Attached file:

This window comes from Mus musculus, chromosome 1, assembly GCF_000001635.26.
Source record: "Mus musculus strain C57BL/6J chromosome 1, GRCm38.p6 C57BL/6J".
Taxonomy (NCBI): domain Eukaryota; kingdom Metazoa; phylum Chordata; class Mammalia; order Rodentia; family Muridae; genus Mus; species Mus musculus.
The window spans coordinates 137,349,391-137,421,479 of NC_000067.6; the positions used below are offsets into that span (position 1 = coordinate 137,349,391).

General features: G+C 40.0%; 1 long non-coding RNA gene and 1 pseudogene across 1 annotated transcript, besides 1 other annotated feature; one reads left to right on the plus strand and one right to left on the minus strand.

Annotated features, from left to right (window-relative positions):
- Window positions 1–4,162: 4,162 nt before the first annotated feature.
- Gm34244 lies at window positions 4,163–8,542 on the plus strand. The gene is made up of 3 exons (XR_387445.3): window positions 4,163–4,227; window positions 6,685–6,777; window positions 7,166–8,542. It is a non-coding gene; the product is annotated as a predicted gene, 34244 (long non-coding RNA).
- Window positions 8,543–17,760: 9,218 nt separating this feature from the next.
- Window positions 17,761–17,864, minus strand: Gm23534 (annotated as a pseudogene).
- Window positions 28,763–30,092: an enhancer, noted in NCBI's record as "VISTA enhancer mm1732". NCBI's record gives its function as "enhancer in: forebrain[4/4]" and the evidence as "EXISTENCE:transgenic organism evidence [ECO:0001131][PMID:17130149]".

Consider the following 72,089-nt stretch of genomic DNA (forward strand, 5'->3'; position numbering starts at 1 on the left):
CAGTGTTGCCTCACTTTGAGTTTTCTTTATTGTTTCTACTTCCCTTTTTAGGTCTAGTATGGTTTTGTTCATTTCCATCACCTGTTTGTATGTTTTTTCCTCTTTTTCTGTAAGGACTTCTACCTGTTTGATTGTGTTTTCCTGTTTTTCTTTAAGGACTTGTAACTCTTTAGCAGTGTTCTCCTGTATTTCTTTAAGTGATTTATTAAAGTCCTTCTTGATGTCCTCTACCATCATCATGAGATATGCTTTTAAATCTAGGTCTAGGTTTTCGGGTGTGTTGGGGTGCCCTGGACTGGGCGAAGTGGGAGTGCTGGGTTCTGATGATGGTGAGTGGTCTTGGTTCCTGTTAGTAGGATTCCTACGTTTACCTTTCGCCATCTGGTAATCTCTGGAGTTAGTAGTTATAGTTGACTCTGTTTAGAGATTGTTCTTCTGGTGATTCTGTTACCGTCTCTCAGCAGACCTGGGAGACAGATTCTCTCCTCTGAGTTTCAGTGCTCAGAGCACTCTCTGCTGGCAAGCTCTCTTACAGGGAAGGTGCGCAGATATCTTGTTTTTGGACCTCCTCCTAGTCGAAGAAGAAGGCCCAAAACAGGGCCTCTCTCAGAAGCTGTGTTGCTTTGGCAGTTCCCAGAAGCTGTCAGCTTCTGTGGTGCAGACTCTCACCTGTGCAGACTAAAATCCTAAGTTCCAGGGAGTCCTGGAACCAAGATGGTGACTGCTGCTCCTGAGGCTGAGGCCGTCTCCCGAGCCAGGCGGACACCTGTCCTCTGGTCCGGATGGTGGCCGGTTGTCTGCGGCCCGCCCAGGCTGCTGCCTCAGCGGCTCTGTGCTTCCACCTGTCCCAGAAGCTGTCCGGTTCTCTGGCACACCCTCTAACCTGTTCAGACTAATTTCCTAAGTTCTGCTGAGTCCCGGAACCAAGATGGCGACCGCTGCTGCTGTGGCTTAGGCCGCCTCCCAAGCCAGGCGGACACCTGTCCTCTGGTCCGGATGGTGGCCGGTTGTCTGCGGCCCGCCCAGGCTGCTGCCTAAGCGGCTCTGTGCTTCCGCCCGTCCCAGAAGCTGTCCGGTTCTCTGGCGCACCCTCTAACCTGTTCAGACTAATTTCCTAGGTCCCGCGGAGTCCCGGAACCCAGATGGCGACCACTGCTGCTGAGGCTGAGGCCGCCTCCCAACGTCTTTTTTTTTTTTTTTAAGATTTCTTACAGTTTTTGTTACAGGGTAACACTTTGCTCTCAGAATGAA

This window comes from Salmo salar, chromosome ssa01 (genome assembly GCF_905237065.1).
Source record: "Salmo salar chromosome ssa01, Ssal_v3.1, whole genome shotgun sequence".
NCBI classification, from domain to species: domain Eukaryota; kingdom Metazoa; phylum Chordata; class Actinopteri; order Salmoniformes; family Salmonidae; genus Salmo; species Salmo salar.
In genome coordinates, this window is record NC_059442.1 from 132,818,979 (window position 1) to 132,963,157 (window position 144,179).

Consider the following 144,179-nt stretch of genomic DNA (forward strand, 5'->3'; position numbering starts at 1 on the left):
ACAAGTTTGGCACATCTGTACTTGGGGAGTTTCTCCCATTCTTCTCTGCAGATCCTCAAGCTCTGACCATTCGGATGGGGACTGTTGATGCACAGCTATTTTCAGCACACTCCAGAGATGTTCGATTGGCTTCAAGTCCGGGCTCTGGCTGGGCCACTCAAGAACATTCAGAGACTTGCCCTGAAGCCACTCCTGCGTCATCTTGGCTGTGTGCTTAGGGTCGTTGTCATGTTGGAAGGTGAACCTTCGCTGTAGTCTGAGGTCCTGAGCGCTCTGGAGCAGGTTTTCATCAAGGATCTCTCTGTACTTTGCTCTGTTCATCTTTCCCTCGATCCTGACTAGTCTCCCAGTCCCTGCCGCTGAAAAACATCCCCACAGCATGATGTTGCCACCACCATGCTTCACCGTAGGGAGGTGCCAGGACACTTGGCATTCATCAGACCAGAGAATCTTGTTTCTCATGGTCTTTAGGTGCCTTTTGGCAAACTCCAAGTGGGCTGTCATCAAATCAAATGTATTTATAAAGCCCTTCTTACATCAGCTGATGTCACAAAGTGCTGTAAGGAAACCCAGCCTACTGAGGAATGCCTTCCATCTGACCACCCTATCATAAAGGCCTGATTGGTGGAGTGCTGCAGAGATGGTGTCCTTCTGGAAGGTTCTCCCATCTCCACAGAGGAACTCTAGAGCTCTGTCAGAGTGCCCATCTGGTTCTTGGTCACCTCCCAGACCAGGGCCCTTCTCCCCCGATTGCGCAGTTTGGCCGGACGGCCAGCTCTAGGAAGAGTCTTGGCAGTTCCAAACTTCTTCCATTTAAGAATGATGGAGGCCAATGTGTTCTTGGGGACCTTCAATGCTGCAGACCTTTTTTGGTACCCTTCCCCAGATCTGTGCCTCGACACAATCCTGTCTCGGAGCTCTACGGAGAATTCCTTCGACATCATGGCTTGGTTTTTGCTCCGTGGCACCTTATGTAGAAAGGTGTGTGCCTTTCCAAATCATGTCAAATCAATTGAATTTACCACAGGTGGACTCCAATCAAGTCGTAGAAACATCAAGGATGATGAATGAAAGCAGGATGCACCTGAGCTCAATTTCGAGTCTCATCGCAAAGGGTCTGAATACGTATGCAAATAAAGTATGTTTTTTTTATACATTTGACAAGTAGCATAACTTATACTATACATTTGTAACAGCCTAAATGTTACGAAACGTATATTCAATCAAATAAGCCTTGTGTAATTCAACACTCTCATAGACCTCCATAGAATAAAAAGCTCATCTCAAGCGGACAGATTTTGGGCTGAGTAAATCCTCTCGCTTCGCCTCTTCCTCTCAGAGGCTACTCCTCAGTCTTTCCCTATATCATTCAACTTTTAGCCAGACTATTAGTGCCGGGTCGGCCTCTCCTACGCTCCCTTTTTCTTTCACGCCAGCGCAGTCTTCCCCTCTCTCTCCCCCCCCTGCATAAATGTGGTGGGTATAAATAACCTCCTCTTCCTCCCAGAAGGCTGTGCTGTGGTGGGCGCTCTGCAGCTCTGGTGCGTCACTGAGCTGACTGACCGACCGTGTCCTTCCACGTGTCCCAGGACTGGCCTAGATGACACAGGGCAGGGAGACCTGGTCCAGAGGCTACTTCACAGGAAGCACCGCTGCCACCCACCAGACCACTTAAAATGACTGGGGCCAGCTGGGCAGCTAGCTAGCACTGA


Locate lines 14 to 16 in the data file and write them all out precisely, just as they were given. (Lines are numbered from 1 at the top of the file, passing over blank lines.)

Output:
This window comes from Salmo salar, chromosome ssa01 (genome assembly GCF_905237065.1).
Source record: "Salmo salar chromosome ssa01, Ssal_v3.1, whole genome shotgun sequence".
NCBI classification, from domain to species: domain Eukaryota; kingdom Metazoa; phylum Chordata; class Actinopteri; order Salmoniformes; family Salmonidae; genus Salmo; species Salmo salar.